Mark-Twain-Nikola-Tesla-Laboratory-1894
Mark Twain in Niko­la Tesla’s Lab­o­ra­to­ry, 1894

I’ve just writ­ten a guest post for The Head & The Hand Press, con­sid­er­ing how Mark Twain’s inno­va­tions in pub­lish­ing could be seen as a pre­cur­sor to the grow­ing trend of crowd­fund­ing for books. Twain/Clemens thought out­side the box not only in his writ­ing, but in the busi­ness of books. You can read the post here.

Twain’s pas­sion for inno­va­tion and inven­tion led him to admire the work of Niko­la Tes­la. Here’s a pic­ture of him in Tesla’s New York lab­o­ra­to­ry, hold­ing what looks like one of Tesla’s wire­less light bulbs. You can just make out Tes­la on the left.

And speak­ing of crowd­fund­ing, the pre­order cam­paign for The Head & The Hand’s Aster­oid Belt Almanac is in its final week. Order a book, sup­port a great inde­pen­dent press, and get a beau­ti­ful anthol­o­gy of new writ­ing and art, all at once!

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Gravity and the Noosphere

gravity-movie-trailer-hd-stills-clip-detached-sandra-bullock--150x150I loved see­ing Grav­i­ty. In my opin­ion, the Plan­et Earth should be nom­i­nat­ed for a sup­port­ing-play­er Oscar. I drank in the mas­sive, stun­ning views of the earth in the back­ground of so many scenes—completely con­vinc­ing, thanks to high-lev­el CGI effects. At those screen-fill­ing dis­tances, you could make out the thin, blue-white film of the atmos­phere, the del­i­cate out­er mem­brane that makes life on earth pos­si­ble. There they were: the bios­phere and the atmos­phere, as seen from space for real by just a few hun­dred peo­ple so far.

That soft shell of atmos­phere offers a visu­al ana­logue to oth­er, unseen lay­ers, both actu­al and imag­ined. There’s cyberspace—a zone of real­i­ty that’s tied to phys­i­cal things like com­put­ers, servers, satel­lites and fiber-optic cable, but can’t be seen or felt. We call this domain dig­i­tal, but what does that mean? It doesn’t seem far­fetched to think of this quick­ly fill­ing-in world­wide web as anoth­er, invis­i­ble shell sur­round­ing the earth’s sur­face.

And then there’s the noos­phere, an idea put for­ward by the the­olo­gian Pierre Teil­hard de Chardin about 90 years ago. He was inspired by Vladimir Ver­dan­sky, a Russ­ian sci­en­tist who him­self gets cred­it for com­ing up with the term “bios­phere.” With the noos­phere (the pre­fix comes from Greek nous, for mind) Teil­hard invites us into a kind of thought exper­i­ment: imag­ine that all of human thought sur­rounds the earth in an invis­i­ble shell. As our men­tal out­pour­ings grow and inten­si­fy, this “think­ing lay­er” fills in and comes into its own. Teil­hard sug­gest­ed that the noos­phere would emerge out of tech­nolo­gies “extend­ing a close­ly inter­de­pen­dent net­work” around the world. At that time he was refer­ring to radio, tele­type and television—but his descrip­tion seems to eeri­ly antic­i­pate the Inter­net and our cur­rent web of dig­i­tal com­mu­ni­ca­tion.

This promise of the noos­phere pulled me in when I first heard about it. It was there when I wrote in the libret­to for Vio­let Fire about Niko­la Tesla’s vision of the earth becom­ing “a sin­gle brain” through his planned World Broad­cast­ing Sys­tem. In Leav­ing Alexan­dria, the nov­el I’m work­ing on, it has helped me envi­sion the accu­mu­la­tion of knowl­edge, from ancient libraries to our expand­ing dig­i­tal cyber­sphere. We can’t see any of these the way we can see the translu­cent enve­lope of our atmos­phere, but that doesn’t stop us from expe­ri­enc­ing them around us.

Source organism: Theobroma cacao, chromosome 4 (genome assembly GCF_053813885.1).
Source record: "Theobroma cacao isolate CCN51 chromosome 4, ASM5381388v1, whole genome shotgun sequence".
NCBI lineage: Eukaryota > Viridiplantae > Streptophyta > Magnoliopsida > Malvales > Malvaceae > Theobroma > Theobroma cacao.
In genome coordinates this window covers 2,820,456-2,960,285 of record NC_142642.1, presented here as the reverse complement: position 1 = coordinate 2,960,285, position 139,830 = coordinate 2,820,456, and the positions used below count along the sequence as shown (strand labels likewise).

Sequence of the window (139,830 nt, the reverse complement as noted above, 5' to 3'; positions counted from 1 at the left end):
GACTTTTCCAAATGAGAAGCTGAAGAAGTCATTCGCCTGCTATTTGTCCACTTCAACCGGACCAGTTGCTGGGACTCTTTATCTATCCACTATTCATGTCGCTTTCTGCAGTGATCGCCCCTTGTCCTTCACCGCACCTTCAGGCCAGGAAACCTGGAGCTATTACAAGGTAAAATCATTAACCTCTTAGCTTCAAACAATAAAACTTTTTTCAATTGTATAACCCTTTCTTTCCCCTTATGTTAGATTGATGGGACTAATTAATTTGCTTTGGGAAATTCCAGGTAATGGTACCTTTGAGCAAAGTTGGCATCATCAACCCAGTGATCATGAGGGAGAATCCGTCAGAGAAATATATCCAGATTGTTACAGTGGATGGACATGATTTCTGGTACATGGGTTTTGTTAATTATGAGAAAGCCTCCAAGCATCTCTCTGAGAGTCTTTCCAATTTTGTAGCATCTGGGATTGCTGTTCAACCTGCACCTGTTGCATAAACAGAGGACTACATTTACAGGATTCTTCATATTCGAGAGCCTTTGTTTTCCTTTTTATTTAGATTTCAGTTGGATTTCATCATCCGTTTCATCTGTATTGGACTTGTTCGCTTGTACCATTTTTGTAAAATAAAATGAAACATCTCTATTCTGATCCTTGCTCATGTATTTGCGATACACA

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How Tesla kidnapped my imagination

older Tesla

There’s some­thing about the inven­tor Niko­la Tes­la that has strong­ly attract­ed artists—much more than his arch-rival Edi­son, let’s say. Tesla’s amaz­ing life and grand visions have pulled artis­tic cre­ations from those he captivates—a stream of operas, music, plays, nov­els and sto­ries, film and video. I know about this first­hand, because it hap­pened to me. Dis­cov­er­ing his sto­ry led me to write a libret­to for what became the opera Vio­let Fire.

Niko­la Tes­la, born in 1856 to Ser­bian par­ents in Croa­t­ia, was a vision­ary scientist/inventor who helped cre­ate the bedrock of our tech­no­log­i­cal world, with his ground­break­ing dis­cov­er­ies in elec­tric­i­ty, radio, robot­ics and even com­put­er cir­cuit­ry. His intense stream of visu­al­iza­tions led him to amass over 700 patents. Some of his visions, like his idea to pull elec­tri­cal ener­gy from the upper atmos­phere, still sound like sci­ence fic­tion. He was a charis­mat­ic fig­ure who moved through New York’s Gild­ed Age high soci­ety, befriend­ing Mark Twain and oth­ers, but lived and died alone.

From top: Nikola Tesla as an old man; a still from Violet Fire
From top: Niko­la Tes­la as an old man; a still from Vio­let Fire

When I first learned about him, Tesla’s sto­ry knocked me over. How could he not be uni­ver­sal­ly known? His visions seemed like those of a mys­tic, yet they had led to inven­tions that have had glob­al effects on how we live. With his strange, out­sized life and visions, it seemed to me that only an opera could hope to por­tray him. I cen­tered the sto­ry on Tesla’s rela­tion­ship with a white pigeon, whose death brought him a vision of pow­er­ful light. Vio­let Fire was brought to life by the beau­ti­ful, haunt­ing music of Jon Gib­son, and the con­tri­bu­tions of direc­tor Ter­ry O’Reilly, chore­o­g­ra­ph­er Nina Winthrop, and video design­ers Sarah Drury and Jen Sim­mons. Exact­ly sev­en years ago, on Niko­la Tesla’s 150th birth­day, my col­lab­o­ra­tors and I had the great hon­or of see­ing the pre­miere of Vio­let Fire at the Nation­al The­ater in Bel­grade.

Our opera isn’t the only one inspired by Tes­la. A large-scale opera, Light­ning in His Hand, has been mount­ed in Hobart, Tas­ma­nia. Melis­sa Dunphy’s song cycle, Tesla’s Pigeon, was recent­ly per­formed in New York, and a new opera by Jim Jar­musch and Phil Kline is in the works. As Tes­la is redis­cov­ered, I’m sure there will be more works inspired by him—maybe in art­forms we haven’t yet imag­ined. Hap­py Birth­day, Niko­la Tes­la.